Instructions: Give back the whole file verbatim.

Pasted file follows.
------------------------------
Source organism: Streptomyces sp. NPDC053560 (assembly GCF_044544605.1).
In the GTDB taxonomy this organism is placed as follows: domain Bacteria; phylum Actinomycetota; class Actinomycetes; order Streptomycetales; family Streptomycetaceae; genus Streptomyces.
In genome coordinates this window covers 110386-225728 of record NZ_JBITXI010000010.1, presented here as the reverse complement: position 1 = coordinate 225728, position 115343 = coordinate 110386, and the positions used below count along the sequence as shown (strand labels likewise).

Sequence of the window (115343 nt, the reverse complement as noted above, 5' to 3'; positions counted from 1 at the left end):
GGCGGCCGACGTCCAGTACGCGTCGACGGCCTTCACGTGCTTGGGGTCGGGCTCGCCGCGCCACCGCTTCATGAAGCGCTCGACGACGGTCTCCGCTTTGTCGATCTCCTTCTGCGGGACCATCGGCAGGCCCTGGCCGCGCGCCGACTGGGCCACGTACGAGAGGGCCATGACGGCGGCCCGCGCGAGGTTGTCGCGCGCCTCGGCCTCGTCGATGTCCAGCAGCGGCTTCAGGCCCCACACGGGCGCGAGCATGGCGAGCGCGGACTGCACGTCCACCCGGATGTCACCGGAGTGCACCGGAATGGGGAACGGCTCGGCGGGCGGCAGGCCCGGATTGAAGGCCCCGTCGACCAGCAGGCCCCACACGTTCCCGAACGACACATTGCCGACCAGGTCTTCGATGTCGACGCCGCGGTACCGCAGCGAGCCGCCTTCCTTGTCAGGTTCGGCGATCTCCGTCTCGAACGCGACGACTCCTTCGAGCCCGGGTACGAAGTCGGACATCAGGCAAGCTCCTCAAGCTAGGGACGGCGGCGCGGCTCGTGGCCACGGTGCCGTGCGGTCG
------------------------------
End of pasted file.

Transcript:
Source organism: Streptomyces sp. NPDC053560 (assembly GCF_044544605.1).
In the GTDB taxonomy this organism is placed as follows: domain Bacteria; phylum Actinomycetota; class Actinomycetes; order Streptomycetales; family Streptomycetaceae; genus Streptomyces.
In genome coordinates this window covers 110386-225728 of record NZ_JBITXI010000010.1, presented here as the reverse complement: position 1 = coordinate 225728, position 115343 = coordinate 110386, and the positions used below count along the sequence as shown (strand labels likewise).

Sequence of the window (115343 nt, the reverse complement as noted above, 5' to 3'; positions counted from 1 at the left end):
GGCGGCCGACGTCCAGTACGCGTCGACGGCCTTCACGTGCTTGGGGTCGGGCTCGCCGCGCCACCGCTTCATGAAGCGCTCGACGACGGTCTCCGCTTTGTCGATCTCCTTCTGCGGGACCATCGGCAGGCCCTGGCCGCGCGCCGACTGGGCCACGTACGAGAGGGCCATGACGGCGGCCCGCGCGAGGTTGTCGCGCGCCTCGGCCTCGTCGATGTCCAGCAGCGGCTTCAGGCCCCACACGGGCGCGAGCATGGCGAGCGCGGACTGCACGTCCACCCGGATGTCACCGGAGTGCACCGGAATGGGGAACGGCTCGGCGGGCGGCAGGCCCGGATTGAAGGCCCCGTCGACCAGCAGGCCCCACACGTTCCCGAACGACACATTGCCGACCAGGTCTTCGATGTCGACGCCGCGGTACCGCAGCGAGCCGCCTTCCTTGTCAGGTTCGGCGATCTCCGTCTCGAACGCGACGACTCCTTCGAGCCCGGGTACGAAGTCGGACATCAGGCAAGCTCCTCAAGCTAGGGACGGCGGCGCGGCTCGTGGCCACGGTGCCGTGCGGTCG